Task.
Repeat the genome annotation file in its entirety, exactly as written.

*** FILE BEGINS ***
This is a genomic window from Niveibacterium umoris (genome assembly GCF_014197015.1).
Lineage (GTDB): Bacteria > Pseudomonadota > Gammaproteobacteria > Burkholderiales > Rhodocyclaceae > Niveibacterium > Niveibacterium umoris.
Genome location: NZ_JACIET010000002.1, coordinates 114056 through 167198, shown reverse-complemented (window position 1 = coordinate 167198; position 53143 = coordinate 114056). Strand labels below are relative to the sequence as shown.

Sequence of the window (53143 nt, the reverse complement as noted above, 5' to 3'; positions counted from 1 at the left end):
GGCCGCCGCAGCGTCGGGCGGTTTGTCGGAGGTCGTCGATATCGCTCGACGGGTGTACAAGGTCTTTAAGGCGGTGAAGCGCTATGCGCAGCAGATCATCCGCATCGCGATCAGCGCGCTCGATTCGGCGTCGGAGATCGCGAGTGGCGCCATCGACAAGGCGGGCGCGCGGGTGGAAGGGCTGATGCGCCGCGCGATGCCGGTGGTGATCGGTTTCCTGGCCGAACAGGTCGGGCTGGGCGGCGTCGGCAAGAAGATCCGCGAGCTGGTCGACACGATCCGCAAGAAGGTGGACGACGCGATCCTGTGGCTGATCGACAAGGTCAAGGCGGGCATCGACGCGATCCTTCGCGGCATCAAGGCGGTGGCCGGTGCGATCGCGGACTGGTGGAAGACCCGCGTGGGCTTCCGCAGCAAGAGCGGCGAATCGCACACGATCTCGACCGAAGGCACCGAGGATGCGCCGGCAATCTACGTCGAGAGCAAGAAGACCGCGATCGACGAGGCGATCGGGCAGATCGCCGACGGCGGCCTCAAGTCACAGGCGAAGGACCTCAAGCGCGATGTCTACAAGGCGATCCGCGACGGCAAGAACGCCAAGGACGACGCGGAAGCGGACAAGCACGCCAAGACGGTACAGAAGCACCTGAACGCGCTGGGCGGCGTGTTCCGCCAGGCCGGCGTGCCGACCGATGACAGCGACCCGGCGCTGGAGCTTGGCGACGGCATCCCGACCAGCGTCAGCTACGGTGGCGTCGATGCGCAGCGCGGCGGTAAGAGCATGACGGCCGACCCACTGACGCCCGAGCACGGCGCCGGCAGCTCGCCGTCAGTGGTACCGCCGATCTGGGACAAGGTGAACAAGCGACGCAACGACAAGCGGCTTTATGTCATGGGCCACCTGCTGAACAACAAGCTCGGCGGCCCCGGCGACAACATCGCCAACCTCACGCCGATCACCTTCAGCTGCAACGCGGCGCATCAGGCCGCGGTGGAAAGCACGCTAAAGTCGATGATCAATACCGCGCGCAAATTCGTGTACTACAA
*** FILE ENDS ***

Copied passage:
This is a genomic window from Niveibacterium umoris (genome assembly GCF_014197015.1).
Lineage (GTDB): Bacteria > Pseudomonadota > Gammaproteobacteria > Burkholderiales > Rhodocyclaceae > Niveibacterium > Niveibacterium umoris.
Genome location: NZ_JACIET010000002.1, coordinates 114056 through 167198, shown reverse-complemented (window position 1 = coordinate 167198; position 53143 = coordinate 114056). Strand labels below are relative to the sequence as shown.

Sequence of the window (53143 nt, the reverse complement as noted above, 5' to 3'; positions counted from 1 at the left end):
GGCCGCCGCAGCGTCGGGCGGTTTGTCGGAGGTCGTCGATATCGCTCGACGGGTGTACAAGGTCTTTAAGGCGGTGAAGCGCTATGCGCAGCAGATCATCCGCATCGCGATCAGCGCGCTCGATTCGGCGTCGGAGATCGCGAGTGGCGCCATCGACAAGGCGGGCGCGCGGGTGGAAGGGCTGATGCGCCGCGCGATGCCGGTGGTGATCGGTTTCCTGGCCGAACAGGTCGGGCTGGGCGGCGTCGGCAAGAAGATCCGCGAGCTGGTCGACACGATCCGCAAGAAGGTGGACGACGCGATCCTGTGGCTGATCGACAAGGTCAAGGCGGGCATCGACGCGATCCTTCGCGGCATCAAGGCGGTGGCCGGTGCGATCGCGGACTGGTGGAAGACCCGCGTGGGCTTCCGCAGCAAGAGCGGCGAATCGCACACGATCTCGACCGAAGGCACCGAGGATGCGCCGGCAATCTACGTCGAGAGCAAGAAGACCGCGATCGACGAGGCGATCGGGCAGATCGCCGACGGCGGCCTCAAGTCACAGGCGAAGGACCTCAAGCGCGATGTCTACAAGGCGATCCGCGACGGCAAGAACGCCAAGGACGACGCGGAAGCGGACAAGCACGCCAAGACGGTACAGAAGCACCTGAACGCGCTGGGCGGCGTGTTCCGCCAGGCCGGCGTGCCGACCGATGACAGCGACCCGGCGCTGGAGCTTGGCGACGGCATCCCGACCAGCGTCAGCTACGGTGGCGTCGATGCGCAGCGCGGCGGTAAGAGCATGACGGCCGACCCACTGACGCCCGAGCACGGCGCCGGCAGCTCGCCGTCAGTGGTACCGCCGATCTGGGACAAGGTGAACAAGCGACGCAACGACAAGCGGCTTTATGTCATGGGCCACCTGCTGAACAACAAGCTCGGCGGCCCCGGCGACAACATCGCCAACCTCACGCCGATCACCTTCAGCTGCAACGCGGCGCATCAGGCCGCGGTGGAAAGCACGCTAAAGTCGATGATCAATACCGCGCGCAAATTCGTGTACTACAA